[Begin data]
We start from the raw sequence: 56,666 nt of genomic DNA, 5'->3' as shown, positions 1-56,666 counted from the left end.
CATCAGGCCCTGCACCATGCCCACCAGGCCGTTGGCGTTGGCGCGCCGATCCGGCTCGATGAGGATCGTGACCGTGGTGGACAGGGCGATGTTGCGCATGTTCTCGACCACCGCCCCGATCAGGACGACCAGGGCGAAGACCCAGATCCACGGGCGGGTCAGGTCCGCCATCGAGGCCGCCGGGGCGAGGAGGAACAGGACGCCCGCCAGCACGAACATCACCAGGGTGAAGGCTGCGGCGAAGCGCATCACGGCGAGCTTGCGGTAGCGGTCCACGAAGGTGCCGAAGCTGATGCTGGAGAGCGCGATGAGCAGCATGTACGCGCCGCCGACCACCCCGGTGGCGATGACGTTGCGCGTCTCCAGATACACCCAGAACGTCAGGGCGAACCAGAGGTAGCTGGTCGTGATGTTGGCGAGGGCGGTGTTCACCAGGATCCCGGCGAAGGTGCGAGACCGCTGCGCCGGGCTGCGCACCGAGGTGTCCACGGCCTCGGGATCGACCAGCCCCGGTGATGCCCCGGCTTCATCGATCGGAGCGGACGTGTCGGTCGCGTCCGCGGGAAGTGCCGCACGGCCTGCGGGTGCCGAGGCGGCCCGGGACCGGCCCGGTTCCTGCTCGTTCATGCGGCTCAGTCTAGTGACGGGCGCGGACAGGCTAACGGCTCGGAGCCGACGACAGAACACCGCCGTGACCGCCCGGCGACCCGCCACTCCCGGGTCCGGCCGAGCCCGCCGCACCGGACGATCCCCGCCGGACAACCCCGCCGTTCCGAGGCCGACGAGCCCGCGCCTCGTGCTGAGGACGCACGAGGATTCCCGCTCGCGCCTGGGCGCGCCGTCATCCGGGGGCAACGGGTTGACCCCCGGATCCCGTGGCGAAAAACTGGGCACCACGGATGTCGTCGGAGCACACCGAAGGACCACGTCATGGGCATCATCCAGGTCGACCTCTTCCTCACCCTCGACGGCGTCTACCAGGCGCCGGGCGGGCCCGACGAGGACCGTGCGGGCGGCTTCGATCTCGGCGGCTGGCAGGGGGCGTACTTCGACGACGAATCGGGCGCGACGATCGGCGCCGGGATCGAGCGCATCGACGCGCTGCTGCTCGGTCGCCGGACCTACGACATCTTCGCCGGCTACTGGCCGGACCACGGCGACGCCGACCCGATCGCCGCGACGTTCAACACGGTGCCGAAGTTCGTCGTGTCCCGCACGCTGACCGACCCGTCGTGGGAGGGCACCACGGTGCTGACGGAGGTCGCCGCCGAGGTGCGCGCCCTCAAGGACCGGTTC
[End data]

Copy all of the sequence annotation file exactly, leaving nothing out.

We start from the raw sequence: 56,666 nt of genomic DNA, 5'->3' as shown, positions 1-56,666 counted from the left end.
CATCAGGCCCTGCACCATGCCCACCAGGCCGTTGGCGTTGGCGCGCCGATCCGGCTCGATGAGGATCGTGACCGTGGTGGACAGGGCGATGTTGCGCATGTTCTCGACCACCGCCCCGATCAGGACGACCAGGGCGAAGACCCAGATCCACGGGCGGGTCAGGTCCGCCATCGAGGCCGCCGGGGCGAGGAGGAACAGGACGCCCGCCAGCACGAACATCACCAGGGTGAAGGCTGCGGCGAAGCGCATCACGGCGAGCTTGCGGTAGCGGTCCACGAAGGTGCCGAAGCTGATGCTGGAGAGCGCGATGAGCAGCATGTACGCGCCGCCGACCACCCCGGTGGCGATGACGTTGCGCGTCTCCAGATACACCCAGAACGTCAGGGCGAACCAGAGGTAGCTGGTCGTGATGTTGGCGAGGGCGGTGTTCACCAGGATCCCGGCGAAGGTGCGAGACCGCTGCGCCGGGCTGCGCACCGAGGTGTCCACGGCCTCGGGATCGACCAGCCCCGGTGATGCCCCGGCTTCATCGATCGGAGCGGACGTGTCGGTCGCGTCCGCGGGAAGTGCCGCACGGCCTGCGGGTGCCGAGGCGGCCCGGGACCGGCCCGGTTCCTGCTCGTTCATGCGGCTCAGTCTAGTGACGGGCGCGGACAGGCTAACGGCTCGGAGCCGACGACAGAACACCGCCGTGACCGCCCGGCGACCCGCCACTCCCGGGTCCGGCCGAGCCCGCCGCACCGGACGATCCCCGCCGGACAACCCCGCCGTTCCGAGGCCGACGAGCCCGCGCCTCGTGCTGAGGACGCACGAGGATTCCCGCTCGCGCCTGGGCGCGCCGTCATCCGGGGGCAACGGGTTGACCCCCGGATCCCGTGGCGAAAAACTGGGCACCACGGATGTCGTCGGAGCACACCGAAGGACCACGTCATGGGCATCATCCAGGTCGACCTCTTCCTCACCCTCGACGGCGTCTACCAGGCGCCGGGCGGGCCCGACGAGGACCGTGCGGGCGGCTTCGATCTCGGCGGCTGGCAGGGGGCGTACTTCGACGACGAATCGGGCGCGACGATCGGCGCCGGGATCGAGCGCATCGACGCGCTGCTGCTCGGTCGCCGGACCTACGACATCTTCGCCGGCTACTGGCCGGACCACGGCGACGCCGACCCGATCGCCGCGACGTTCAACACGGTGCCGAAGTTCGTCGTGTCCCGCACGCTGACCGACCCGTCGTGGGAGGGCACCACGGTGCTGACGGAGGTCGCCGCCGAGGTGCGCGCCCTCAAGGACCGGTTC